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Engineering Division Integration Update and Composites Shop Workload E Anderssen, J Silber HFT Meeting LBNL, 14-Mar, 2012.

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Presentation on theme: "Engineering Division Integration Update and Composites Shop Workload E Anderssen, J Silber HFT Meeting LBNL, 14-Mar, 2012."— Presentation transcript:

1 Engineering Division Integration Update and Composites Shop Workload E Anderssen, J Silber HFT Meeting LBNL, 14-Mar, 2012

2 Engineering Division Overview Compliance anomaly in the IDS MSC FEA results for new material (CN60) Production studies and advances

3 Engineering Division IDS FEM Anomalies Load Test completed Structure under performed in stiffness 60% expected stiffness Still closing loop on analysis, but have solid leads Represents some beyond scope engineering effort

4 Engineering Division Load Test Addendum Math is complexpercent increase adds to >100% –Explained well in document Increased Compliance (inverse stiffness) tracked to 3 major contributors: Constraint Adjustments –Excess Z constraint, simple error –Excess Y constraint, modified with spring constraint –Modified constraints in FEM yield measured resultsvertical versus lateral deflection coupling Material definition, specifically CN60 cloth flexure –6% error in thickness approximation (265 vs 250 microns/ply) yields ~20% change in flexural stiffness calculation –Sample bend tests used to verifydocumented in addendum Bolted Joint Compliance was modeled in increasing detail –Non-intuitivegrip is usually >>stiffer than bolt (not so here) –Flexure of Flange between bolts greater than expectednot standard –Design driven in this direction for reduced X0, but seeking improvement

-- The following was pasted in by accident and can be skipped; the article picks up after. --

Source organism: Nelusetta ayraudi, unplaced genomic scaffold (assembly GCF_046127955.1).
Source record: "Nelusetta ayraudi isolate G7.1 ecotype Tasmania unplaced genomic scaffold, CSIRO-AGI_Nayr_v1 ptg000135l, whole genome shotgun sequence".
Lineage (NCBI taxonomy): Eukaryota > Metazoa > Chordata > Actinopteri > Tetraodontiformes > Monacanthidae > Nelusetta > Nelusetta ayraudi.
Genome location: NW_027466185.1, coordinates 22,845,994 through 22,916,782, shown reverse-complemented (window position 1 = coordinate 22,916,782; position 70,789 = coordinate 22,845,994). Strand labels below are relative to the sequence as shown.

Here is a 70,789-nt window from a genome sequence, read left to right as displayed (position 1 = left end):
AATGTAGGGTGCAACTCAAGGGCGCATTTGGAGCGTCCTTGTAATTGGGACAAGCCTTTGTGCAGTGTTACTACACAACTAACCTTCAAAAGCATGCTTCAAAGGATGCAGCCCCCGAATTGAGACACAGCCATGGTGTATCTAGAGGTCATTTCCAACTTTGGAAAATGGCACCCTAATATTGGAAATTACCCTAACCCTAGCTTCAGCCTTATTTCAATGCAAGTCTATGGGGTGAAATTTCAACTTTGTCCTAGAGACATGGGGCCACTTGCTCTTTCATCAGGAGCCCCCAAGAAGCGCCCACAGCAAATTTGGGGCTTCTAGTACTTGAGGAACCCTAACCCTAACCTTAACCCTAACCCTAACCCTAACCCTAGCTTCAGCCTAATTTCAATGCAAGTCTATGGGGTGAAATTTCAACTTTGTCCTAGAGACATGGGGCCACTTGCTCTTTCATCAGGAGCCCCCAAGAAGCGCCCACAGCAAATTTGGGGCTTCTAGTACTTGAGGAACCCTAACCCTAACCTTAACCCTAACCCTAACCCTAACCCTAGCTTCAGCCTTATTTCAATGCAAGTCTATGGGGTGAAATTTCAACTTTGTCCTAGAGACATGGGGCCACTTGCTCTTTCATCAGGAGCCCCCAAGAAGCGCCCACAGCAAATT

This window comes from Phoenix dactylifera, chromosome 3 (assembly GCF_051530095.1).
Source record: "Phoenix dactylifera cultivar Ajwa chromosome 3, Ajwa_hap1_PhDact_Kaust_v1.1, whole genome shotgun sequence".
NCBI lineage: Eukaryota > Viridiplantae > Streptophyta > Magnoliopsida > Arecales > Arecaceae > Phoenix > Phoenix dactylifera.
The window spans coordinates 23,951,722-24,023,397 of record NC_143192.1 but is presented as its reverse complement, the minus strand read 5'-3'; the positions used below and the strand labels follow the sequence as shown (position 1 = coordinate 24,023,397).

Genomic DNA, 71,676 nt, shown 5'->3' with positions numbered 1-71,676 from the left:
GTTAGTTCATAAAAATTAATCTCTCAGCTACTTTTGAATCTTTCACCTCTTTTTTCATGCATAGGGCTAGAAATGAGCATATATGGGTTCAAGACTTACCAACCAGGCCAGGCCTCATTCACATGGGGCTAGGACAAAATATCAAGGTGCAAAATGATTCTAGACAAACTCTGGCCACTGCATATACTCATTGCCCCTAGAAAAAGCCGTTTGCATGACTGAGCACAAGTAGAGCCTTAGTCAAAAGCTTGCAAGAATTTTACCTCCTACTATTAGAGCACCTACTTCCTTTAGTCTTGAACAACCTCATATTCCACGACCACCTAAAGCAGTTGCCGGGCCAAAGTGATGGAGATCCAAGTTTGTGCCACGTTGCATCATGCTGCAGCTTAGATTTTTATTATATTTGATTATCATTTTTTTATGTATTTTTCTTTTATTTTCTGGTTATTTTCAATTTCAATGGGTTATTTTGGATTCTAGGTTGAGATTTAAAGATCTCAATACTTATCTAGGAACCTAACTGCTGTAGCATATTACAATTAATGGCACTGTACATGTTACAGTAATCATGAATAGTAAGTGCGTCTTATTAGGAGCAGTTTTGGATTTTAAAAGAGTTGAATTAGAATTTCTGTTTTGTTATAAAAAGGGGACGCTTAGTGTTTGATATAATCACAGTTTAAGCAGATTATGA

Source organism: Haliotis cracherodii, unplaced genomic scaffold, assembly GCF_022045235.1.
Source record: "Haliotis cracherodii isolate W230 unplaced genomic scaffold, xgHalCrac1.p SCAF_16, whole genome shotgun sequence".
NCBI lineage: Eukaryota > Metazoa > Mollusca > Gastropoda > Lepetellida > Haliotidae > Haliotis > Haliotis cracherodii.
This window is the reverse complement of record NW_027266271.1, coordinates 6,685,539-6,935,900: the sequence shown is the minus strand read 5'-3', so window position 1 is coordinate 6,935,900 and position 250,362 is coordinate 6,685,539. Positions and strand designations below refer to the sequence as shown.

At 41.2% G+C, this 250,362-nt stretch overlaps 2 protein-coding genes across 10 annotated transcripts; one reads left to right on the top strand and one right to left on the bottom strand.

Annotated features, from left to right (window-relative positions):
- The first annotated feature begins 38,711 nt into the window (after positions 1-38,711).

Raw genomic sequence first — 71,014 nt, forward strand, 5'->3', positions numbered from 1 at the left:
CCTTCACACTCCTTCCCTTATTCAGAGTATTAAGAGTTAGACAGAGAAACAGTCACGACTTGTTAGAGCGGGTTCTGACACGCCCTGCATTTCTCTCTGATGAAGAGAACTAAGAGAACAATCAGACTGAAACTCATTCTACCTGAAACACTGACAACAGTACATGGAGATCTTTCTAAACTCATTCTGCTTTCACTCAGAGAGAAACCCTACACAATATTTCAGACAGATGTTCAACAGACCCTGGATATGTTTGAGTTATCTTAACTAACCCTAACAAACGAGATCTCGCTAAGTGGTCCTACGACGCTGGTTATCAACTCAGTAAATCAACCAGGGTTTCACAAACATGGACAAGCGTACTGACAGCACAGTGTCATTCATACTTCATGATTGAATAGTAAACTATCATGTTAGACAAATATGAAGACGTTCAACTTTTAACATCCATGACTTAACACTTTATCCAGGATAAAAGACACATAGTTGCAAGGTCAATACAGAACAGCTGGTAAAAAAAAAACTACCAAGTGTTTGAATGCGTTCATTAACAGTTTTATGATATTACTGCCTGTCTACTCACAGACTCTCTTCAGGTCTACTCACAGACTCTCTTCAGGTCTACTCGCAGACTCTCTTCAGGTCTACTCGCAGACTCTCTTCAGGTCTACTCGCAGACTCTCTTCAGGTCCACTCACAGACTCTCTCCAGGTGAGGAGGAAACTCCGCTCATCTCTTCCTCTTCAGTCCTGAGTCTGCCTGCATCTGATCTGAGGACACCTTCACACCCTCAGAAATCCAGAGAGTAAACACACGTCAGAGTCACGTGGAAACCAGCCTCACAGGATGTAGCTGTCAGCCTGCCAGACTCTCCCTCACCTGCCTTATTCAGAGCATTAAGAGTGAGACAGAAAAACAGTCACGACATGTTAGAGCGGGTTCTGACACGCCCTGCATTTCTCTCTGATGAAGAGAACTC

5 Engineering Division Attribution of compliance SectionError source Increase in compliance Increase in deflection (mm) 3.1.1Double boundary condition in Z41 % Overconstraint boundary condition in Y12 % Finite stiffness of vertical constraints in test fixture7 % Bolted joint contact stiffness39 % Wedged joint gap7 % Grip material anisotropy22 % Cured ply thickness (CPT) of woven CN-60 laminae15 % Woven in-plane stiffness reduction factor13 % Bonded contacts algorithm3 % mm holes in transition cones1 %0.019 SUM:160 %3.010 δ orig / δ meas δ orig Original model:36 %1.881 δ exp / δ meas δ exp Expectation for corrected model:93 %4.891 Table 2. Increase in compliance over original model and projection of cumulative effect. For the load test, the FEM accounts for 93% of the complianceresults are within 10% of the measured results, thus acceptable for illustrating Factor of Safety

6 Engineering Division Change of Material for MSC Minimum order for CN60 changed from 50 to 100 linear yards (twice the cost) We usually need less than the previous minimum order, i.e. the plethora of material required evaluation Original MSC shell designed for K13C2U (100gsm UDT)same as OSC (planned saving on NRE) Change of minimum order requirements changed cost optimizationmaterial is expensive; engineering is more expensive, but the excess CN60 cloth is less expensive than a new min order of K13C… A man-month of engineering is also less than a new order of K13C, if CN60 proved to be good enough… Its not quite cost-neutral, but cloth has advantages…